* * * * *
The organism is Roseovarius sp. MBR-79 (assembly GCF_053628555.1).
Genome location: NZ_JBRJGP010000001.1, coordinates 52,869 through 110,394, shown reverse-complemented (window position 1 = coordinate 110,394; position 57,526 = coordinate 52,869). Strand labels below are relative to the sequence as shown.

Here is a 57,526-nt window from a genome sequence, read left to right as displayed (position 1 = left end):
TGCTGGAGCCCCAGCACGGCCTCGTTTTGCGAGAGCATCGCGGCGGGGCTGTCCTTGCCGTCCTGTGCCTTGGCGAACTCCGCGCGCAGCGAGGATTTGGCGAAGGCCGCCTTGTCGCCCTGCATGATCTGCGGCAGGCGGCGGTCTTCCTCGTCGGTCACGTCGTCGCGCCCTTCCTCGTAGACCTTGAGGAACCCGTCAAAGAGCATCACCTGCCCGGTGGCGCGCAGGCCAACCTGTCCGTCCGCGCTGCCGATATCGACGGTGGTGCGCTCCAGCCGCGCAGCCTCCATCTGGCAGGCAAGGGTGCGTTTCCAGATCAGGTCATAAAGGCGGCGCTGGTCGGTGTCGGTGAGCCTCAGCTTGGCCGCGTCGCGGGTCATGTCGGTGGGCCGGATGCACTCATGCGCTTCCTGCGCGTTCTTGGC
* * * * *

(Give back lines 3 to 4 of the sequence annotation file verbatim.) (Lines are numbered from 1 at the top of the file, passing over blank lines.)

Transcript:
Here is a 57,526-nt window from a genome sequence, read left to right as displayed (position 1 = left end):
TGCTGGAGCCCCAGCACGGCCTCGTTTTGCGAGAGCATCGCGGCGGGGCTGTCCTTGCCGTCCTGTGCCTTGGCGAACTCCGCGCGCAGCGAGGATTTGGCGAAGGCCGCCTTGTCGCCCTGCATGATCTGCGGCAGGCGGCGGTCTTCCTCGTCGGTCACGTCGTCGCGCCCTTCCTCGTAGACCTTGAGGAACCCGTCAAAGAGCATCACCTGCCCGGTGGCGCGCAGGCCAACCTGTCCGTCCGCGCTGCCGATATCGACGGTGGTGCGCTCCAGCCGCGCAGCCTCCATCTGGCAGGCAAGGGTGCGTTTCCAGATCAGGTCATAAAGGCGGCGCTGGTCGGTGTCGGTGAGCCTCAGCTTGGCCGCGTCGCGGGTCATGTCGGTGGGCCGGATGCACTCATGCGCTTCCTGCGCGTTCTTGGC